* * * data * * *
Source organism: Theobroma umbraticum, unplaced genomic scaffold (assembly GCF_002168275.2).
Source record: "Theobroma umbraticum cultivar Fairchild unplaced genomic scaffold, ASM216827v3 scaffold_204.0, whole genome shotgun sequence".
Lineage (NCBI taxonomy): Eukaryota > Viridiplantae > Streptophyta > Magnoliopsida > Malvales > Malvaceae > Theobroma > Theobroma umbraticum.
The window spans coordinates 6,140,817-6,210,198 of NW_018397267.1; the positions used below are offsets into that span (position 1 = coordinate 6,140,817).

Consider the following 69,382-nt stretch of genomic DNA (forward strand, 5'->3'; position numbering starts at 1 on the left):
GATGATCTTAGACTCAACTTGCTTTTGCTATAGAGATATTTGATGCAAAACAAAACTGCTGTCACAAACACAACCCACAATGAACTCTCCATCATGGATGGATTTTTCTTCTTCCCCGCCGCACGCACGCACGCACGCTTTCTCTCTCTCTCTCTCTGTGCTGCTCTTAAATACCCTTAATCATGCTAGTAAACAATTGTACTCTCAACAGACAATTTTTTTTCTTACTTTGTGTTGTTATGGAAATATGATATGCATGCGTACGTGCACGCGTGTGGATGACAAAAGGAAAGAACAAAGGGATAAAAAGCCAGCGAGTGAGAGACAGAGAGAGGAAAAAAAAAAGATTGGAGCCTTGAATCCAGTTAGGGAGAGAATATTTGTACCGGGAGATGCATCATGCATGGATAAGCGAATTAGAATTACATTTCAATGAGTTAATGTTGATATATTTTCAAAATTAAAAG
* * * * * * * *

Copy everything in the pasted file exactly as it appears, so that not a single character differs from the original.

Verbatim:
Source organism: Theobroma umbraticum, unplaced genomic scaffold (assembly GCF_002168275.2).
Source record: "Theobroma umbraticum cultivar Fairchild unplaced genomic scaffold, ASM216827v3 scaffold_204.0, whole genome shotgun sequence".
Lineage (NCBI taxonomy): Eukaryota > Viridiplantae > Streptophyta > Magnoliopsida > Malvales > Malvaceae > Theobroma > Theobroma umbraticum.
The window spans coordinates 6,140,817-6,210,198 of NW_018397267.1; the positions used below are offsets into that span (position 1 = coordinate 6,140,817).

Consider the following 69,382-nt stretch of genomic DNA (forward strand, 5'->3'; position numbering starts at 1 on the left):
GATGATCTTAGACTCAACTTGCTTTTGCTATAGAGATATTTGATGCAAAACAAAACTGCTGTCACAAACACAACCCACAATGAACTCTCCATCATGGATGGATTTTTCTTCTTCCCCGCCGCACGCACGCACGCACGCTTTCTCTCTCTCTCTCTCTGTGCTGCTCTTAAATACCCTTAATCATGCTAGTAAACAATTGTACTCTCAACAGACAATTTTTTTTCTTACTTTGTGTTGTTATGGAAATATGATATGCATGCGTACGTGCACGCGTGTGGATGACAAAAGGAAAGAACAAAGGGATAAAAAGCCAGCGAGTGAGAGACAGAGAGAGGAAAAAAAAAAGATTGGAGCCTTGAATCCAGTTAGGGAGAGAATATTTGTACCGGGAGATGCATCATGCATGGATAAGCGAATTAGAATTACATTTCAATGAGTTAATGTTGATATATTTTCAAAATTAAAAG